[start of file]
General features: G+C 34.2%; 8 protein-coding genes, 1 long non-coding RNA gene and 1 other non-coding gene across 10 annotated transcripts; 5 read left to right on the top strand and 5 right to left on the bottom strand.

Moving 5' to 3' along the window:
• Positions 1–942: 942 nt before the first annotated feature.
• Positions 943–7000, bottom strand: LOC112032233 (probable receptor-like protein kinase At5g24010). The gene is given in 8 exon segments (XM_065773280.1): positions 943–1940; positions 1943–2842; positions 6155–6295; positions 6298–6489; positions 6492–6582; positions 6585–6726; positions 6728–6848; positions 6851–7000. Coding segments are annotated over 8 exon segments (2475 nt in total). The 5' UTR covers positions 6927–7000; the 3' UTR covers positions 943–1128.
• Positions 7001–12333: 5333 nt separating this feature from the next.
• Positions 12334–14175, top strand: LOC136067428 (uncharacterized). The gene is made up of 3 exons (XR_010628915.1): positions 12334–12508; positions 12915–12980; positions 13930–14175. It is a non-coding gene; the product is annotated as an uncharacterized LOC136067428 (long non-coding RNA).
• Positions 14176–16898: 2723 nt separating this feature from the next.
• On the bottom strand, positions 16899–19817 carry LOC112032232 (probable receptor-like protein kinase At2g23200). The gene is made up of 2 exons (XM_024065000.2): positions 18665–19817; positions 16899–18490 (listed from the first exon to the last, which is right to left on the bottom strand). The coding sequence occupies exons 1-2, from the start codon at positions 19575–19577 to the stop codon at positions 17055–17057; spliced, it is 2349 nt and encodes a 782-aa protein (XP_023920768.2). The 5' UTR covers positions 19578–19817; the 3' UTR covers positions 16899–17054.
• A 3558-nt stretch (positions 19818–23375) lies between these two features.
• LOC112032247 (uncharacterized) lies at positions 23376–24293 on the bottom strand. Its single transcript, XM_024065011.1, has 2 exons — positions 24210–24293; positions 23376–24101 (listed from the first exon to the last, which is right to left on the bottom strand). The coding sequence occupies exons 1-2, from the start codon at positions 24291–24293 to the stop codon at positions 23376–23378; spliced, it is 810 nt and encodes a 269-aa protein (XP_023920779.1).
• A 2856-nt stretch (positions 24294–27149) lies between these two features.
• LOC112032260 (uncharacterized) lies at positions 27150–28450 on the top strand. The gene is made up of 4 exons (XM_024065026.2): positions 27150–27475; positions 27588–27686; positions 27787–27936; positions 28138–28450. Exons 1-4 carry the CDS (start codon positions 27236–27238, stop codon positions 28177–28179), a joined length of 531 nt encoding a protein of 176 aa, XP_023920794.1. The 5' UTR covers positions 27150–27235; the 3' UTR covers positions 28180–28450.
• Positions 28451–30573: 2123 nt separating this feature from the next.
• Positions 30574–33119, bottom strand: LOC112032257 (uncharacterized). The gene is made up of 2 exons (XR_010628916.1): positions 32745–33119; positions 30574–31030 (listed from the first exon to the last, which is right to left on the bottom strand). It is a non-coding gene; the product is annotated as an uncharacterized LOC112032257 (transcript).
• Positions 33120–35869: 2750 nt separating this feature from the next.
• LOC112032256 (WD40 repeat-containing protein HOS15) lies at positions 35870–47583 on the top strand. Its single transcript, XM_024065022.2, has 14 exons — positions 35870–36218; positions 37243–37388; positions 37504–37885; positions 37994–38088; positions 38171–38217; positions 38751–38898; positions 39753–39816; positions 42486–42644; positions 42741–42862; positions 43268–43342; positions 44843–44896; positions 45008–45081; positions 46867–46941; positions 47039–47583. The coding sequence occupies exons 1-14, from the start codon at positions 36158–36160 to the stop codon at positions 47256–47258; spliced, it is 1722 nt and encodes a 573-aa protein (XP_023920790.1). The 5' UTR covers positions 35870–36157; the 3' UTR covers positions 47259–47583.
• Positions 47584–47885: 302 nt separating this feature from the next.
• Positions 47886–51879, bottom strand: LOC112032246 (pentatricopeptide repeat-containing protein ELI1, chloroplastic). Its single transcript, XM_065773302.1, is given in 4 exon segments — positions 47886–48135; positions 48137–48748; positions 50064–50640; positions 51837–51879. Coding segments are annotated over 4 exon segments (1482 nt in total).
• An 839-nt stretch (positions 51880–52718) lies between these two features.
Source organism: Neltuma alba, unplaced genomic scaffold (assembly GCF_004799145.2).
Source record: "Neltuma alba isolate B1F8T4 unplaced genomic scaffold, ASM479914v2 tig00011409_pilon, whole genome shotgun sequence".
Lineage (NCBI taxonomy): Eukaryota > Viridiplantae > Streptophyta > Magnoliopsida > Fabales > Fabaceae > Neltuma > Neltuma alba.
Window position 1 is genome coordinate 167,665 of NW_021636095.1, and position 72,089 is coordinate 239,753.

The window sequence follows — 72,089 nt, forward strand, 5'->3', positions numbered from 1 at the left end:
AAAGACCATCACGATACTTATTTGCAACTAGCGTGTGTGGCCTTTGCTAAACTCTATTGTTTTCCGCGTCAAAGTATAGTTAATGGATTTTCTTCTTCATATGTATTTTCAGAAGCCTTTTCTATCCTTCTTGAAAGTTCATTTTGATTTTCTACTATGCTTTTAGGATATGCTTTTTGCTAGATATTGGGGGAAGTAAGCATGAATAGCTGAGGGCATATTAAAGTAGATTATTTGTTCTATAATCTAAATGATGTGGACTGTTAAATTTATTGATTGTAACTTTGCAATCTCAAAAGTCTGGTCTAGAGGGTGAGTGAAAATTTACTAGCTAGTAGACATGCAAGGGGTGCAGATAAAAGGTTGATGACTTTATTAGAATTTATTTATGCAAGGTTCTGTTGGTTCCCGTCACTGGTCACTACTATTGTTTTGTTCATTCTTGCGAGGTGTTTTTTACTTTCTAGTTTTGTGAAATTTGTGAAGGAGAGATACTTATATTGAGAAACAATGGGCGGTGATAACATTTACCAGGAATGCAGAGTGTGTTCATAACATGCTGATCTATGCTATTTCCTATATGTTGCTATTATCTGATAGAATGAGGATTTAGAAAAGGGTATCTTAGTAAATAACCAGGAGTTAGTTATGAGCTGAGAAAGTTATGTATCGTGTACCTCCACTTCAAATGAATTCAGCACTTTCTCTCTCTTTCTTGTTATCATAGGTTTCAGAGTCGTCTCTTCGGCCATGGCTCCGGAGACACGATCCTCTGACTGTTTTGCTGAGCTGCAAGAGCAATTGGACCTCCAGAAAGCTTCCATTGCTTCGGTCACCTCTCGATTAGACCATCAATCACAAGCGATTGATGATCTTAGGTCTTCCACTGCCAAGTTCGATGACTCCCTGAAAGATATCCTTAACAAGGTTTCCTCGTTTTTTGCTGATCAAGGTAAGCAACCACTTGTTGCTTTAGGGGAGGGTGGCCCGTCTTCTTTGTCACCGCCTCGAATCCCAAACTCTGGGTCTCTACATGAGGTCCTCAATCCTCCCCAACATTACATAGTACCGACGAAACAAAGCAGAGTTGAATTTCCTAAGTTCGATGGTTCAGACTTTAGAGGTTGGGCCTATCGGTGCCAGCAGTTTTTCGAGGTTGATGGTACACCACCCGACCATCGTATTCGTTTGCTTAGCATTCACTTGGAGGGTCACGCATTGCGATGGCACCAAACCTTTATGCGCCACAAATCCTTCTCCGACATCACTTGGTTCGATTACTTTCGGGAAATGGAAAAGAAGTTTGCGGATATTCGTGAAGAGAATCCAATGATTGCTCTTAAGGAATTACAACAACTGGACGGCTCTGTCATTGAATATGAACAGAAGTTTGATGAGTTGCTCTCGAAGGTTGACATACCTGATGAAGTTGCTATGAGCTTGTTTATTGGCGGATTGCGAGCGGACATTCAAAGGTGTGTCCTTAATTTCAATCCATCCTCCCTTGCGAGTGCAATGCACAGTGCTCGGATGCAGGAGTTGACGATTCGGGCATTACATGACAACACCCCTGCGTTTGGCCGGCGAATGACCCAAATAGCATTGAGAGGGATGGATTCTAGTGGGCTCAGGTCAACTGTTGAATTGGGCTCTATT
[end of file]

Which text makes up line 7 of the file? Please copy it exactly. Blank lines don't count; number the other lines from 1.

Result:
• Positions 14176–16898: 2723 nt separating this feature from the next.